Philosophy Club on Morality


(photo and graphic by Samory Senh)

Samory Senh

On March 6th, 2017, the Philosophy Club dwelled into a subject that seemed to prod all the members in that session.

The topic was on morality; a rather broad yet legitimized subject.

After bickering back and forth about what Morality truly was, it came down to two notions. The first notion being that morality is a concept adopted and adapted by mankind and assumably various other creatures. The second notion was that morality is indigenous, a naturally developed and institutionalized concept.

Both notions would agree that morality is in fact, a set of man-made principles that allows us to distinguish right from wrong, and ultimately strive for all that is good.

Throughout history, societies have attempted to justify their actions with the belief that their intentions are for the good of everyone. This statement was emphasized when one student brought up colonization.

The club had begun to review the period of time when Europe (England in particular) decided to colonize Africa. A summary of Europe’s justification for their “imperialistic” actions is a poem written by Rudyard Kipling in 1899 titled, The White Man’s Burden.

“Take up the White Man’s burden—

Send forth the best ye breed—

Go send your sons to exile

To serve your captives’ need

To wait in heavy harness

On fluttered folk and wild—

Your new-caught, sullen peoples,

Half devil and half child

Take up the White Man’s burden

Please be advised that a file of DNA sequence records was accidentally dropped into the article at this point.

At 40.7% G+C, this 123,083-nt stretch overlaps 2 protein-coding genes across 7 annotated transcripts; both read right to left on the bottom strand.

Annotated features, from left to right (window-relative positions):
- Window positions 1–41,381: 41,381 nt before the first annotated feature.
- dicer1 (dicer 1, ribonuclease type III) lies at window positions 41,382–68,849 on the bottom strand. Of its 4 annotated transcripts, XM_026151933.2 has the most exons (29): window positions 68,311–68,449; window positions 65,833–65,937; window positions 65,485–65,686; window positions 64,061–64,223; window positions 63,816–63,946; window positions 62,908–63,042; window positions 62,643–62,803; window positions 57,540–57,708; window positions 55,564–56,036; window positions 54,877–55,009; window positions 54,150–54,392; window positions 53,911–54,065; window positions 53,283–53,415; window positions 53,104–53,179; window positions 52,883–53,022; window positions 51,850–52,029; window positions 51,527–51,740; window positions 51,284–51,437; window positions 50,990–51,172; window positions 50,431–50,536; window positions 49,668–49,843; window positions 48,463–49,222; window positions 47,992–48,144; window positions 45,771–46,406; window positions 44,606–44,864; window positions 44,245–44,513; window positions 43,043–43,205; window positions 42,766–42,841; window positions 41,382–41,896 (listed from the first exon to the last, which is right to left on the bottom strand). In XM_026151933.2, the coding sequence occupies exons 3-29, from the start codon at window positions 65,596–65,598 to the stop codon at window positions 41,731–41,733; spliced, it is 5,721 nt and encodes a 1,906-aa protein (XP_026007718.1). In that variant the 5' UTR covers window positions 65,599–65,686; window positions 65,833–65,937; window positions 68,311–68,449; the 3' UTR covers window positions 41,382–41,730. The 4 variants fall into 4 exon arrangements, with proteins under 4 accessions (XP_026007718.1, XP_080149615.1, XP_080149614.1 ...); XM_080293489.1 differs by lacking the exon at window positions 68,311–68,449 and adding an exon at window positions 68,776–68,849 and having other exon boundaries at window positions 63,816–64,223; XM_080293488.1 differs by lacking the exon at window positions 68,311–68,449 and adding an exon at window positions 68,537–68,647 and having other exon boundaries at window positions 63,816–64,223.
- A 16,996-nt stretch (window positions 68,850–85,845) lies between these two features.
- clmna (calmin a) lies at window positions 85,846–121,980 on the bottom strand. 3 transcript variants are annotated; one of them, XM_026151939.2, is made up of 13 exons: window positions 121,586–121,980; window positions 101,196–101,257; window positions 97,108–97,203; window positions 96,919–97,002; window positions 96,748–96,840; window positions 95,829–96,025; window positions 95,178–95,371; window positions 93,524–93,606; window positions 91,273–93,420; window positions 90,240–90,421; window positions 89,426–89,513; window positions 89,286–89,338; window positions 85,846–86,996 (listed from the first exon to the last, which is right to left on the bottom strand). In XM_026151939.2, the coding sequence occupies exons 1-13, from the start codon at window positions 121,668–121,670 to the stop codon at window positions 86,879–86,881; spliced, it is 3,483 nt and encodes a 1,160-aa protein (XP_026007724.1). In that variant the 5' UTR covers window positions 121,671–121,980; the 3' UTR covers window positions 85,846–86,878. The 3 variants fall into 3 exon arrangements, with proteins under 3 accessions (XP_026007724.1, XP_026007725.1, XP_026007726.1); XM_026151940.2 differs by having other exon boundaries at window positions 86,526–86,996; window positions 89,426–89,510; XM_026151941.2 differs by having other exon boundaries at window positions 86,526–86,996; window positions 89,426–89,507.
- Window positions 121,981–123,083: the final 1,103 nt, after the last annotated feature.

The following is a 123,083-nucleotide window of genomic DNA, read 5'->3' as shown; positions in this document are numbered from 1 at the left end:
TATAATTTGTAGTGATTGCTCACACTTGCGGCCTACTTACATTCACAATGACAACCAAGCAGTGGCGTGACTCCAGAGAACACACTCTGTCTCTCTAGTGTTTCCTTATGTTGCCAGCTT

In patience to abide

To veil the threat of terror

And check the show of pride;

By open speech and simple

An hundred times made plain

To seek another’s profit

And work another’s gain

Take up the White Man’s burden—

And reap his old reward:

The blame of those ye better

The hate of those ye guard—

The cry of hosts ye humour

(Ah slowly) to the light:

“Why brought ye us from bondage,

“Our loved Egyptian night?”

Take up the White Man’s burden-

Have done with childish days-

The lightly proffered laurel,

The easy, ungrudged praise.

Comes now, to search your manhood

Through all the thankless years,

Cold-edged with dear-bought wisdom,

The judgment of your peers!”

All in all, Africans—in particular, “people of color”—were incapable of living without European authority.

This poem proved to be the matchmaker in the discussion, practically putting a halt to the uneasy dispute, leaving the entirety of the group at a stalemate with numerous questions at hand.

A perplexing moment for all who participated in the event.

If you would like to participate in such a tense dispute, join Philosophy club this coming Thursday for another two-hour discussion in Humanities, room 132, from 3:30 to 5 pm!